GOGO:  Within One Decree of Annihilation

Price Target $7.50

Link to SI News Release
  
June 8, 2017

You’ve heard of six degrees of separation?  Well, Gogo, Inc. (NASDAQ:GOGO) is within one decree of annihilation.  Why would anyone want to invest in a company that is one Presidential Executive Order, or one Homeland Security decree, or even one Presidential tweet away from near extinction?  Not us.
From the day after our election in November of last year to yesterday, GOGO has seen its share price rise by an astounding 28.5%!  And while there has been a bit of weakness in the stock over the last week or two, the runup from November 9th of last year when it closed at $8.91 to yesterday when it closed at $11.45 has been nothing short of amazing.  We don’t believe this run will continue; quite the contrary.  Looking forward, we hear a hissing sound as the air fizzles out of this balloon.  As such, we have set a price target of $7.50.  Here are some of the reasons why:

First and foremost is the ever increasing overhang of a laptop ban, or even worse, a total electronics ban on flights.  Just three months ago, the United States and Britain imposed a ban on certain electronic devices on airplanes coming from specific airports in Muslim-majority countries in the Middle East and North Africa.  Our U.S. ban applies to 10 specific airports in Egypt, Jordan, Saudi Arabia, Turkey, Kuwait, Morocco, Qatar, and the United Arab Emirates.  London has included Lebanon and Tunisia on their banned list.

The ban includes larger devices such as laptops, tablets, and cameras…such devices cannot be brought into the main cabin.  The ban was implemented after military intelligence reported that extremists wanted to smuggle explosive materials via electronic gadgets.  Apparently the Islamic State is developing or has developed a bomb that can be hidden in portable electronic devices, and it is ready or soon will be ready to launch new types of attacks against the Western world.  At the time, U.S. government officials added that the ban could extend to other airports and other countries because the intelligence community believes this to be a real threat.  This ban has received bipartisan support on Capitol Hill as Representative Adam Schiff, the top Democrat on the House Intelligence committee, says he sees it as "both necessary and proportional to the threat."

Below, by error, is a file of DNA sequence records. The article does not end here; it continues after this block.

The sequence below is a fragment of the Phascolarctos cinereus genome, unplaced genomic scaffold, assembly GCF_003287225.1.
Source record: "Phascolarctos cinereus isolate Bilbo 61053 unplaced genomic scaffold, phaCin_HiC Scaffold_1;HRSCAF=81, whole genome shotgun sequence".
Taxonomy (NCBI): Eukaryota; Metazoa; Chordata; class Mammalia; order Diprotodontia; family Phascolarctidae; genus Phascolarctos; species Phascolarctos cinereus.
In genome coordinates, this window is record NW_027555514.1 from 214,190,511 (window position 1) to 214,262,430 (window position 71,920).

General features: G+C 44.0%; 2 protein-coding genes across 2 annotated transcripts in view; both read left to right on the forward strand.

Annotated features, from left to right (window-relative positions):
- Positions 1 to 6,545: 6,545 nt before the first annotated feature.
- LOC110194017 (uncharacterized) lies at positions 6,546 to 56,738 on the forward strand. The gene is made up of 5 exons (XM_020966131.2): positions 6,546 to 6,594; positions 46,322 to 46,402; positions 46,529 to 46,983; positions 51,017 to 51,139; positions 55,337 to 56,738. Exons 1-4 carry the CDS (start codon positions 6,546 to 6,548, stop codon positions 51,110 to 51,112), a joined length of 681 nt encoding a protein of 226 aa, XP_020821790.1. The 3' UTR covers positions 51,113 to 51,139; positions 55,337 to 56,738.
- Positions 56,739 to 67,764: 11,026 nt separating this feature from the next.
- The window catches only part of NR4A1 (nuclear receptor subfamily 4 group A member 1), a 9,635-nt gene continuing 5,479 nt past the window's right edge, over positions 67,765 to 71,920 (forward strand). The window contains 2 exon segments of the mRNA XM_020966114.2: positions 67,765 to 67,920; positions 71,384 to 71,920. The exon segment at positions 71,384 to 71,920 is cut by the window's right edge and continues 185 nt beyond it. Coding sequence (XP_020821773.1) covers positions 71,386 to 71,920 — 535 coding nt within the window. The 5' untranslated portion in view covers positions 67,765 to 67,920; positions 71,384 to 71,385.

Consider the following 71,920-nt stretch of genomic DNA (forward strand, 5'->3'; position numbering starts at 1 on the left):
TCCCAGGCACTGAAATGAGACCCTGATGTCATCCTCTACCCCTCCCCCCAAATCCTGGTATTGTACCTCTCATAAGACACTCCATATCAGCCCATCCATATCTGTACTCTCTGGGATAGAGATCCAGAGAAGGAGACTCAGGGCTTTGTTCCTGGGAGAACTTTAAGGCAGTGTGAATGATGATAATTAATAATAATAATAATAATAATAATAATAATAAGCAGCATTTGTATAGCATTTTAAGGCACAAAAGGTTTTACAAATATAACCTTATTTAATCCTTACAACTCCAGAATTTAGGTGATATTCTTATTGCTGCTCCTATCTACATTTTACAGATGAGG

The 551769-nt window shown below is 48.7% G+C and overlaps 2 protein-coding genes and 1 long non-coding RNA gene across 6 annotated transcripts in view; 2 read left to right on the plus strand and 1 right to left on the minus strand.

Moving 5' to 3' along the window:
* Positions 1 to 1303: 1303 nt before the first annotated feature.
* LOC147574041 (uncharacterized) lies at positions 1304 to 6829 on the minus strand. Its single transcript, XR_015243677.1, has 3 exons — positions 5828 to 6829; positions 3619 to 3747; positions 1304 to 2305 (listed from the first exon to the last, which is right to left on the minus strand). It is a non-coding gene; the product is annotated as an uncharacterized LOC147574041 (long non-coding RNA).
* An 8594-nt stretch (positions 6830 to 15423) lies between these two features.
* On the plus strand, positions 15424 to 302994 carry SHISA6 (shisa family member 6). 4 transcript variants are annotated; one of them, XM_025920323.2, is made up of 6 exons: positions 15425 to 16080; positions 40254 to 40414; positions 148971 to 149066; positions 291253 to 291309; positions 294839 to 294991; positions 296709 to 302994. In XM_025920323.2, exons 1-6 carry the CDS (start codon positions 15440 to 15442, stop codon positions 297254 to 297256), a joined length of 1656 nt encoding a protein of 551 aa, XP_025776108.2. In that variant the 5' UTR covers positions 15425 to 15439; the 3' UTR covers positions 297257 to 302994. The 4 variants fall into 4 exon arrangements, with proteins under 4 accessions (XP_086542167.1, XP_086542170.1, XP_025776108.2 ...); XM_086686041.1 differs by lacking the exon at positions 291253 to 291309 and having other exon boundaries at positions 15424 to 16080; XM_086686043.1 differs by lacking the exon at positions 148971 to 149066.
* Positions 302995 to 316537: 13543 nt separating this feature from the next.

An expansion of the ban is currently “on the table.”  Just last week, Secretary of the Department of Homeland Security told European officials the Department is still considering an expansion.  Such a ban may include laptops from airplane cabins on all international flights both into and out of the United States as Mr. Kelly reviews the most recent intelligence.  The current restriction covers roughly 350 flights per week.  Yesterday, Secretary Kelly told a House Panel the U.S. government is actively considering expanding the ban to include all inbound flights from 71 overseas airports.  This would be a dramatic increase from the 10 airports where the existing ban currently applies.

An eventual extension of the ban to all European airports would cover almost 400 flights per day and affect 30 million travelers.  What’s even more alarming for GOGO, just yesterday, reports suggested that a TSA spokesperson appeared to confirm the possibility that the ban could be extended to flights that never leave the country.  According to TSA officer Camille Morris, "A AA battery is fine.  A AAA.  A 9-volt battery is a huge power charge.  The size of the battery that can take down a plane when attached to an explosive."  This comes at the worst possible time for GOGO as the summer travel season is upon us.